If your only taste of Triggers & Slips were their self-titled debut full-length album, released in May 2012, you’d probably neatly peg them as a honky-tonk band. And with the record’s dusty feel—complete with lap steel, twangy guitar licks and smooth three-part harmonies—that description would hit the mark on the nose. “But that’s not really where we end with our sound,” says lead guitarist/vocalist Morgan Snow.
Since the album came out, Triggers & Slips—which formed in 2008—have kept a rigorous performance schedule. The full band, as well as a scaled-down lineup of just Snow—a talented solo artist—and John Davis (vocals, electric guitar, lap steel), can be heard regularly at local venues and bars. While those sets do include some tracks from the Salt Lake City-based group’s self-titled record, they’re more a reflection of the band’s recent musical growth and experimentation.
“There’s a lot of breadth in the live show,” says bassist Zach Griffen (who also plays in Sturgeon General), “from intimate, slow stuff to rock to the honky-tonk stuff to stuff that’s really far out there.”
Compared to Triggers & Slips’ diverse live sound, that debut album, the band members agree, now feels “outdated,” with its sound heavily influenced by country outlaw Waylon Jennings. “My brothers and my dad got me into Waylon Jennings,” Snow says. “I remember moving back from college and going on a camping trip with them, and all we listened to was Waylon goddamn Jennings for three days straight.”
Most of the tunes on the album, like “4 Letters” and “Old Friends,” are satisfyingly sad country songs, about imperfect humans making do in an imperfect world and looking for solace at the bottom of a bottle. That theme is what makes Triggers & Slips’ music so compelling: These are songs that hit you right in the gut.
Fittingly, Snow came up with the band’s name while working as a drug & alcohol therapist. “ ‘Triggers and slips’ is a term used in drug & alcohol therapy relating to changing using behaviors,” he says. “I looked at a notebook of one of the co-members at the time, who was also in the field, and across the top read ‘Triggers and Slips.’ They were notes from the group session, and I thought it was the perfect name for a band such as this.”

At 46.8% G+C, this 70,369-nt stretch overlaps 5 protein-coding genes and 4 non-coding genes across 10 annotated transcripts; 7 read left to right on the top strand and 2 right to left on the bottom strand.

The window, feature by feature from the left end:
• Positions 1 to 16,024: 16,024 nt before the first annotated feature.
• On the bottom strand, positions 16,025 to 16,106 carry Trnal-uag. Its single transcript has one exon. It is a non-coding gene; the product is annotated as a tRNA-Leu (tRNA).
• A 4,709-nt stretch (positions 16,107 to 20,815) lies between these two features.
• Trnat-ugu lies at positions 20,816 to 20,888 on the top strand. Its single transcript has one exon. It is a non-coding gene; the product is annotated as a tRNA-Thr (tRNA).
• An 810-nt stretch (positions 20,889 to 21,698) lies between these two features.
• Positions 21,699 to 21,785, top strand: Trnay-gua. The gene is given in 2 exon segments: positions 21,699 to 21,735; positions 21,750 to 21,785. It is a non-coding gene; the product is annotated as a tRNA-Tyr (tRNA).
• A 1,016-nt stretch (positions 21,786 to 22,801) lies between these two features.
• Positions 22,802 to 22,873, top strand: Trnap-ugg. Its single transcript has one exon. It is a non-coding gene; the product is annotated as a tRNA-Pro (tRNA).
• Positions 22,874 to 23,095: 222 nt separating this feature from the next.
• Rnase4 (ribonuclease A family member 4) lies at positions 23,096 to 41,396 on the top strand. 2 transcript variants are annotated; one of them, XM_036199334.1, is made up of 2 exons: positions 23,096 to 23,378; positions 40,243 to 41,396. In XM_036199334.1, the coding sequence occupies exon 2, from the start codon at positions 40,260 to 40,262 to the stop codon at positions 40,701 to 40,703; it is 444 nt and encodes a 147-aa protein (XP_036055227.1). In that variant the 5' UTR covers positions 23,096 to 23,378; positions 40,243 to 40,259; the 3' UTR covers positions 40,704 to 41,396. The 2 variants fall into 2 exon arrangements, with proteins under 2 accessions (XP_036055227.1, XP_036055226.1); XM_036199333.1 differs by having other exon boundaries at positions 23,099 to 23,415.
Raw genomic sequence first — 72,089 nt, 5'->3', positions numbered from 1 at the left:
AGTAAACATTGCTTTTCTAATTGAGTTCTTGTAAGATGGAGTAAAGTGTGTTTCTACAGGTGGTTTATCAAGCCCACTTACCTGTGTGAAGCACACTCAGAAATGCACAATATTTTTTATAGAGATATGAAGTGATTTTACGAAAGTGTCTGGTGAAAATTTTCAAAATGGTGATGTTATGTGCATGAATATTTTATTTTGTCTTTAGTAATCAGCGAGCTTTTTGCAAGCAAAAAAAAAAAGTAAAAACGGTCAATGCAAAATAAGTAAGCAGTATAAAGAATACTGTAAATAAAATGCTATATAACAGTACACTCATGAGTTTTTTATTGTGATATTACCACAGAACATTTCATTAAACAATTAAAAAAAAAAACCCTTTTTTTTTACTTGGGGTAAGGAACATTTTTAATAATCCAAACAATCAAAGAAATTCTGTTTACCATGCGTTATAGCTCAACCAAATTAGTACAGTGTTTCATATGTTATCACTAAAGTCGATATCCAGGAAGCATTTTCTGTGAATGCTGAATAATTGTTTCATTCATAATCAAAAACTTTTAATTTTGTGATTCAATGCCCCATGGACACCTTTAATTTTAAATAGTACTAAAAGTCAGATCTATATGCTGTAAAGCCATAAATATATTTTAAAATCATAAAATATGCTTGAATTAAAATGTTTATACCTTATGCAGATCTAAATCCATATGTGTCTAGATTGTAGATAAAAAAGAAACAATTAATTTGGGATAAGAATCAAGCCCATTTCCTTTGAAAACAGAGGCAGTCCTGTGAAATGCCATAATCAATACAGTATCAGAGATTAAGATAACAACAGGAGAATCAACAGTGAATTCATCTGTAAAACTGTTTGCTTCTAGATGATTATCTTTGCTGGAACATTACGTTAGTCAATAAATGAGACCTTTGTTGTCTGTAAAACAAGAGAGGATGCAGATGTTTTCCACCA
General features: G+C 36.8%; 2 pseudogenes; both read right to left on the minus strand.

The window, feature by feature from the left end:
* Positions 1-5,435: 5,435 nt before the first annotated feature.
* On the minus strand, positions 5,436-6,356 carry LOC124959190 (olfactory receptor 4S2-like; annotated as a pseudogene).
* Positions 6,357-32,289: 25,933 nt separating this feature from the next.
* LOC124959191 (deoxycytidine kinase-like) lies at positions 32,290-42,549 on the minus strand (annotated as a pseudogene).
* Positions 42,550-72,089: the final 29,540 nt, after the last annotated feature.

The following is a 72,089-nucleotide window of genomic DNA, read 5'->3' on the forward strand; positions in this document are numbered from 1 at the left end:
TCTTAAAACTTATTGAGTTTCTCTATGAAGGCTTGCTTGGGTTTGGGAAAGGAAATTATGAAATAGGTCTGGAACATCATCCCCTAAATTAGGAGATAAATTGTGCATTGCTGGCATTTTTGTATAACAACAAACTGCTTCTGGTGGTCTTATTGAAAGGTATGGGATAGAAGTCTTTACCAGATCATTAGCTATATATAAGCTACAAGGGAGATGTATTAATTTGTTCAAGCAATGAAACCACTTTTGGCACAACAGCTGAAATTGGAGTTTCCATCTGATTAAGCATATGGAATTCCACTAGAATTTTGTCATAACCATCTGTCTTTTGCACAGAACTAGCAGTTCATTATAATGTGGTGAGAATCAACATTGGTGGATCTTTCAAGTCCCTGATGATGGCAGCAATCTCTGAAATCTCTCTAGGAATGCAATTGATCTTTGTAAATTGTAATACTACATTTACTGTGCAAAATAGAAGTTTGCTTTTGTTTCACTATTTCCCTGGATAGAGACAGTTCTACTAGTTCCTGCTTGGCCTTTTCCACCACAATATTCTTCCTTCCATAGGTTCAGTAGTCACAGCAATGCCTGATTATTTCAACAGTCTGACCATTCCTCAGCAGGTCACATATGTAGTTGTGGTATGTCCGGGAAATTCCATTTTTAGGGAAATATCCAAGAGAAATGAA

Those early songs were also “some of the first songs I’d ever wrote,” Snow says. “I didn’t really plan on writing country music; when I started writing, that’s what came out.” The result was a record that is “kind of a snapshot in time,” Griffen says, not the end-all definition of Triggers & Slips’ style. The more rock-fueled sound the band eventually took on didn’t come out of the blue, however.
A close listen to the final track on the first album, “Aftermath,” reveals a reverb-heavy psych-rock introduction, foreshadowing the direction the band was heading. On the song, Snow’s vocals are a lot less Waylon and a lot more ’90s rock, which is a large part of his personal musical taste: “Alice in Chains and Blind Melon and Nirvana and Pearl Jam,” he says.
Going forward, the band has a new acoustic album in the works that will capture the feel of Snow and Davis’ shows as a duo, as well as new songs “Dig You a Hole” and “The Stranger,” which will be released as singles in the next month and feature the full band—minus drummer Wil Grimshaw, who is being deployed to Kosovo for the next year.
With new song “Blue Smoke”—complete with touches of fuzzed-out, spacey guitar and Davis singing lead vocals—as proof, Triggers & Slips don’t bother with neatly fitting into a genre; they’re more concerned with growing as a band and keeping the experimentation flowing.
“It’s just about good songs to me,” says keyboardist Greg Midgley (The Rubes, The Moths). “Like when you all can agree on, ‘Wow, that’s an amazing song,’ or, ‘We should learn that one,’ that’s kind of where the influence comes from is recognizing what feels like a shared enjoyment or recognition of good songs. And it can go across different genres.”
TRIGGERS & SLIPS
Spur Bar & Grill
350 Main, Park City
Thursday, Jan. 9, 9 p.m.